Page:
GSMNP partners with the Veterans Heritage Site Foundation to ensure utmost care is given to both veteran gravesites and the park’s environment during this event. A special-use permit for the project is issued each year with details on how to minimize impacts on natural, historical, and cultural resources and prevent the spread of invasive species. The wreaths used do not contain any reproductive plant parts and are free from pest infestations, blights, fungus, and disease.

“It is an absolute honor to be able to provide support to these thoughtful and devoted volunteers,” said park concessions specialist Jamie Sanders. “It renews my faith in humanity to see the dedication behind this endeavor and the sincerity of the gratitude shown for the sacrifice that veterans and their families make.”

Childress, in collaboration with Smokies cemetery experts, continues to identify additional veteran graves in the park for future wreaths. By the December 2023 event, the list had grown to 245 burial sites. Throughout this process, Childress has also learned more details of her own family lore—several veterans have turned out to be her relatives, including multi-great-grandfathers Henry Bohanan, a Revolutionary War veteran, and William Trentham, a veteran of the War of 1812.

To prevent the spread of invasive species, wreaths must be free of reproductive plant parts, pest infestations, blights, fungus, and disease. Photo provided by Marilyn Childress.

“I’m a Maples, Ogle, Bohanan, Whaley, Huskey, Trentham,” Childress chuckled. “So, when I go to the Smokies, especially in Sevier County, my feet get pulled way down in the ground. My roots are so heavy there.”

She wants to encourage families who have loved ones buried in the park to reach out if they think their relative may be a veteran. Her team can look into it and ensure any deserving names get added to the list.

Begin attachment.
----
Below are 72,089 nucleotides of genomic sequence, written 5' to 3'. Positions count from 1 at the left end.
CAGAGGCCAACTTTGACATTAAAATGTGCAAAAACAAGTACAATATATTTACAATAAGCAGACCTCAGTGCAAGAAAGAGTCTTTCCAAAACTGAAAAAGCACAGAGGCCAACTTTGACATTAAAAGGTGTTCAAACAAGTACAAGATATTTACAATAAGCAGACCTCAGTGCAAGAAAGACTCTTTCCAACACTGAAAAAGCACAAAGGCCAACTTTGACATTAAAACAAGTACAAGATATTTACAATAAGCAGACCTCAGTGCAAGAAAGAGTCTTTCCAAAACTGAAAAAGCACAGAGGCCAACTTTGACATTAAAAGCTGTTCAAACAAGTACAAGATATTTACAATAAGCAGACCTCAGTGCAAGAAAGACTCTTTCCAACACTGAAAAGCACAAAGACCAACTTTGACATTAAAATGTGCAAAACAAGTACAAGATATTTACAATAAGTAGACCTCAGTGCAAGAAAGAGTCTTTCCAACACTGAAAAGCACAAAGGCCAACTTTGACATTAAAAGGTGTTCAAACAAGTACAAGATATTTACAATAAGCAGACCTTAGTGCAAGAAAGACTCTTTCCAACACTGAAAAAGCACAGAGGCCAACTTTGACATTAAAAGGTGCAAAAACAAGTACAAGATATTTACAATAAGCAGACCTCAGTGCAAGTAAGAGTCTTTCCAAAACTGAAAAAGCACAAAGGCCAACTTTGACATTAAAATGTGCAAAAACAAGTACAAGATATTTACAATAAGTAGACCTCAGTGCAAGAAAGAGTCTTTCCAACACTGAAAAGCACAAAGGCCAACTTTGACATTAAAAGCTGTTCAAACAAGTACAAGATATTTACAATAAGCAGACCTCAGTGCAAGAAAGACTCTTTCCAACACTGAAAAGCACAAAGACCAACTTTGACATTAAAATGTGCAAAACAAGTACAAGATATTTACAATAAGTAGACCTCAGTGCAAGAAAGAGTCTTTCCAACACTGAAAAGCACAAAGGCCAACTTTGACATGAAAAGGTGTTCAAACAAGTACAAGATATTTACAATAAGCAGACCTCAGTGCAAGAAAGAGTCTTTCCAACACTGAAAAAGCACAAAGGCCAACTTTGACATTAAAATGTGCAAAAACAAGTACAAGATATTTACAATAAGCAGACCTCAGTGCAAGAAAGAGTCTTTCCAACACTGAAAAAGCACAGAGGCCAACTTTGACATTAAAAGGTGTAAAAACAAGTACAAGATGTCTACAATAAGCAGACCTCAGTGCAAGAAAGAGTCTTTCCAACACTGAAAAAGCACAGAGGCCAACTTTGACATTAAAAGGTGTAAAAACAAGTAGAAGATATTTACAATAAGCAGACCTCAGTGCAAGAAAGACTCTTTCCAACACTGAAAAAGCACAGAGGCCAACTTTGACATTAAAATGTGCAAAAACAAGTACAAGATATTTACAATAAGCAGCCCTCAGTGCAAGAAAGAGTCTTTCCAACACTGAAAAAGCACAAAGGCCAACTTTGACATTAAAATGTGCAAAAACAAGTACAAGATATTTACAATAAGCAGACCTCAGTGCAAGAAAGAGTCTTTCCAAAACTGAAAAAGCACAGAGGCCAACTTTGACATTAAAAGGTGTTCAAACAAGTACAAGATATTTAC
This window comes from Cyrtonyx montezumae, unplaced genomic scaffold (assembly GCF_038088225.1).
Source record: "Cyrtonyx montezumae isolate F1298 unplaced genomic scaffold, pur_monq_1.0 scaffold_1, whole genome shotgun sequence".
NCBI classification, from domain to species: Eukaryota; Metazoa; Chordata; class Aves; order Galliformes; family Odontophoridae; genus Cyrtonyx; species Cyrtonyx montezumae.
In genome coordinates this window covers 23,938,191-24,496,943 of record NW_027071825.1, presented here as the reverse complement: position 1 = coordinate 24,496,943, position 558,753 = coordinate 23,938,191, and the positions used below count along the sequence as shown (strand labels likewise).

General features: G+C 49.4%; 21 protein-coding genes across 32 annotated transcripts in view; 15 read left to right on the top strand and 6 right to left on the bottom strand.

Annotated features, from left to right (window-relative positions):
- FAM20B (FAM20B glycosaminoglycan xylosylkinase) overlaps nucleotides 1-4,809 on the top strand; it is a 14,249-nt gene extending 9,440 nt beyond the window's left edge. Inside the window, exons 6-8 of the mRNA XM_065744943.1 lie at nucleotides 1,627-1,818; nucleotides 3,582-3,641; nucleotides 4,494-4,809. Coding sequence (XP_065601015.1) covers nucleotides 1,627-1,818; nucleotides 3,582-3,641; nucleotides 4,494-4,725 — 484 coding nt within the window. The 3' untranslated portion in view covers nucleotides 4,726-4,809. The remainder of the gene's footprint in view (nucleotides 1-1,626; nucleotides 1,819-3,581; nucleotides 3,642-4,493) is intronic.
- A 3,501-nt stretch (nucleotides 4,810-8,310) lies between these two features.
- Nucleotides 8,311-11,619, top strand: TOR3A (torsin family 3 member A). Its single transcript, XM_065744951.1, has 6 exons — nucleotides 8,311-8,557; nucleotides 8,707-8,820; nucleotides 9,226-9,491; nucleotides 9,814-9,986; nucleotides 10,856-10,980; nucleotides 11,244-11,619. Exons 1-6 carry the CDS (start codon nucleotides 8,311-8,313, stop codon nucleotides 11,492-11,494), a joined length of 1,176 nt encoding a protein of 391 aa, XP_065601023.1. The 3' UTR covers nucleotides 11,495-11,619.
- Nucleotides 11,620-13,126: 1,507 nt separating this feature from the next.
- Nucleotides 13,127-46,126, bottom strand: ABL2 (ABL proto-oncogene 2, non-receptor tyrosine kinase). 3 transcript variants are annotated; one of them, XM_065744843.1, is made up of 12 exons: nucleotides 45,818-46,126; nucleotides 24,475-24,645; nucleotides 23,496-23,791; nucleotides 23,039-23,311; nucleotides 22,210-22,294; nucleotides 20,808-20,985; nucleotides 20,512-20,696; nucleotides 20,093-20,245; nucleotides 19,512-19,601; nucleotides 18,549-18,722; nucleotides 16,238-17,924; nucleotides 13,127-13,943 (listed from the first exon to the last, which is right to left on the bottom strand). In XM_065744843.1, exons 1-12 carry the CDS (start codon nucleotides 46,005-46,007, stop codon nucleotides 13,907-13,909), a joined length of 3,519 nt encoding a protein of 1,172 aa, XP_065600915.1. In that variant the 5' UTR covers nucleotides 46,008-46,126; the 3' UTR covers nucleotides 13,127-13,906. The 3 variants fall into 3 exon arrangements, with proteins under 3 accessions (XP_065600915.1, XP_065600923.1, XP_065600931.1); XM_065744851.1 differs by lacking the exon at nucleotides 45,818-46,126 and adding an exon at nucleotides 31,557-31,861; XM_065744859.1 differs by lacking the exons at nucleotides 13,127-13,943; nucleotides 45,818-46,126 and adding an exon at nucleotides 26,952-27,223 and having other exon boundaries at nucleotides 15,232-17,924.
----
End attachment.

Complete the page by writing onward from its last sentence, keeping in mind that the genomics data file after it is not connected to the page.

“We want to make sure that 100 years from now, we’re still remembering our veterans,” Childress said. “I’ve had calls from California and South Florida, thanking us for honoring their grandfather. They didn’t realize anybody was doing that anymore, and it made them feel really good that their ancestor was being recognized. When I’m gone, I hope that somebody will remember my relatives and thank them for their service.”

Childress begins recruiting volunteers, fundraising, and planning activities for the December Wreaths Across America event in the Smokies every February. She also plans a variety of other initiatives throughout the year, such as headstone cleaning, placing flags on veteran graves for Memorial Day, and an “Honoring Our GSMNP Veterans” day for veterans of specific conflicts and their descendants. This year, that event for WWII veterans and their families will take place on June 15, 2024, at the Great Smoky Mountains Heritage Center in Townsend, Tennessee.

To contact Childress or learn more about the Veterans Heritage Site Foundation’s work with the park, visit veteransheritagesite.org.


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The Great Smokies Welcome Center is located on U.S. 321 in Townsend, TN, 2 miles from the west entrance to Great Smoky Mountains National Park. Visitors can get information about things to see and do in and around the national park and shop from a wide selection of books, gifts, and other Smokies merchandise. Daily, weekly, and annual parking tags for the national park are also available.

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7929 E. Lamar Alexander Parkway Townsend TN 37882